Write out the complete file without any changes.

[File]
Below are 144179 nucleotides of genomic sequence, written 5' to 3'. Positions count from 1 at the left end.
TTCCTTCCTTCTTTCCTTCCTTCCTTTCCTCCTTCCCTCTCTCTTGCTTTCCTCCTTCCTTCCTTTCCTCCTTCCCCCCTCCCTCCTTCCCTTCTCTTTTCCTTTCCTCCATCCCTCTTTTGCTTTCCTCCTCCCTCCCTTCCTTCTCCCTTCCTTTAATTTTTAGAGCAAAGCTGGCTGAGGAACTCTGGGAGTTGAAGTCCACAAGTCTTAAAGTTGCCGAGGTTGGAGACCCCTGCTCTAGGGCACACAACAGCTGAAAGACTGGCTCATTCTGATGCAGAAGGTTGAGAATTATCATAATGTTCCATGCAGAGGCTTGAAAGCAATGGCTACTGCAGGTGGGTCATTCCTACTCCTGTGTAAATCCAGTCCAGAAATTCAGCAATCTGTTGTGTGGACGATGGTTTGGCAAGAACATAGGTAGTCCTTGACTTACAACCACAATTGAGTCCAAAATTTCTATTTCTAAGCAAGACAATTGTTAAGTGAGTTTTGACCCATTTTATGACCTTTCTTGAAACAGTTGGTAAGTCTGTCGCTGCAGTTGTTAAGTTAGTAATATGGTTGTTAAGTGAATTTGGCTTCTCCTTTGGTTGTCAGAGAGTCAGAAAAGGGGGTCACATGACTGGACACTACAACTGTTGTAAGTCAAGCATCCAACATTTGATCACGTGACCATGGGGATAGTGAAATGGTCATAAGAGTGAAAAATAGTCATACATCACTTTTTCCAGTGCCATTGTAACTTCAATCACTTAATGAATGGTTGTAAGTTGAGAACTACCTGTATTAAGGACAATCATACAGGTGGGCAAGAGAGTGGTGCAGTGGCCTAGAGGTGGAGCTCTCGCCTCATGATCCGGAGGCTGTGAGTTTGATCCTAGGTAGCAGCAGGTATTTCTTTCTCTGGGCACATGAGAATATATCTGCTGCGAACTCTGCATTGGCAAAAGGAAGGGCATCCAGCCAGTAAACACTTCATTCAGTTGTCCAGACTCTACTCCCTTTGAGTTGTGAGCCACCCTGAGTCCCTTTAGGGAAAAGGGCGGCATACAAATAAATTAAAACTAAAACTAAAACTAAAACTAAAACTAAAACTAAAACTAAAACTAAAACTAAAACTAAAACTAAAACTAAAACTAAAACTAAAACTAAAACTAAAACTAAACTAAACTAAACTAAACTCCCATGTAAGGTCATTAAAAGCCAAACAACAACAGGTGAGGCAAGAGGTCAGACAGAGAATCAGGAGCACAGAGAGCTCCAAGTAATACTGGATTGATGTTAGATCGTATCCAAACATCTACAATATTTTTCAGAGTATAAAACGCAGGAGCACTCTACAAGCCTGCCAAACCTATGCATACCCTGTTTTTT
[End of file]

Below are 144179 nucleotides of genomic sequence, written 5' to 3'. Positions count from 1 at the left end.
TTCCTTCCTTCTTTCCTTCCTTCCTTTCCTCCTTCCCTCTCTCTTGCTTTCCTCCTTCCTTCCTTTCCTCCTTCCCCCCTCCCTCCTTCCCTTCTCTTTTCCTTTCCTCCATCCCTCTTTTGCTTTCCTCCTCCCTCCCTTCCTTCTCCCTTCCTTTAATTTTTAGAGCAAAGCTGGCTGAGGAACTCTGGGAGTTGAAGTCCACAAGTCTTAAAGTTGCCGAGGTTGGAGACCCCTGCTCTAGGGCACACAACAGCTGAAAGACTGGCTCATTCTGATGCAGAAGGTTGAGAATTATCATAATGTTCCATGCAGAGGCTTGAAAGCAATGGCTACTGCAGGTGGGTCATTCCTACTCCTGTGTAAATCCAGTCCAGAAATTCAGCAATCTGTTGTGTGGACGATGGTTTGGCAAGAACATAGGTAGTCCTTGACTTACAACCACAATTGAGTCCAAAATTTCTATTTCTAAGCAAGACAATTGTTAAGTGAGTTTTGACCCATTTTATGACCTTTCTTGAAACAGTTGGTAAGTCTGTCGCTGCAGTTGTTAAGTTAGTAATATGGTTGTTAAGTGAATTTGGCTTCTCCTTTGGTTGTCAGAGAGTCAGAAAAGGGGGTCACATGACTGGACACTACAACTGTTGTAAGTCAAGCATCCAACATTTGATCACGTGACCATGGGGATAGTGAAATGGTCATAAGAGTGAAAAATAGTCATACATCACTTTTTCCAGTGCCATTGTAACTTCAATCACTTAATGAATGGTTGTAAGTTGAGAACTACCTGTATTAAGGACAATCATACAGGTGGGCAAGAGAGTGGTGCAGTGGCCTAGAGGTGGAGCTCTCGCCTCATGATCCGGAGGCTGTGAGTTTGATCCTAGGTAGCAGCAGGTATTTCTTTCTCTGGGCACATGAGAATATATCTGCTGCGAACTCTGCATTGGCAAAAGGAAGGGCATCCAGCCAGTAAACACTTCATTCAGTTGTCCAGACTCTACTCCCTTTGAGTTGTGAGCCACCCTGAGTCCCTTTAGGGAAAAGGGCGGCATACAAATAAATTAAAACTAAAACTAAAACTAAAACTAAAACTAAAACTAAAACTAAAACTAAAACTAAAACTAAAACTAAAACTAAAACTAAAACTAAAACTAAAACTAAAACTAAACTAAACTAAACTAAACTCCCATGTAAGGTCATTAAAAGCCAAACAACAACAGGTGAGGCAAGAGGTCAGACAGAGAATCAGGAGCACAGAGAGCTCCAAGTAATACTGGATTGATGTTAGATCGTATCCAAACATCTACAATATTTTTCAGAGTATAAAACGCAGGAGCACTCTACAAGCCTGCCAAACCTATGCATACCCTGTTTTTT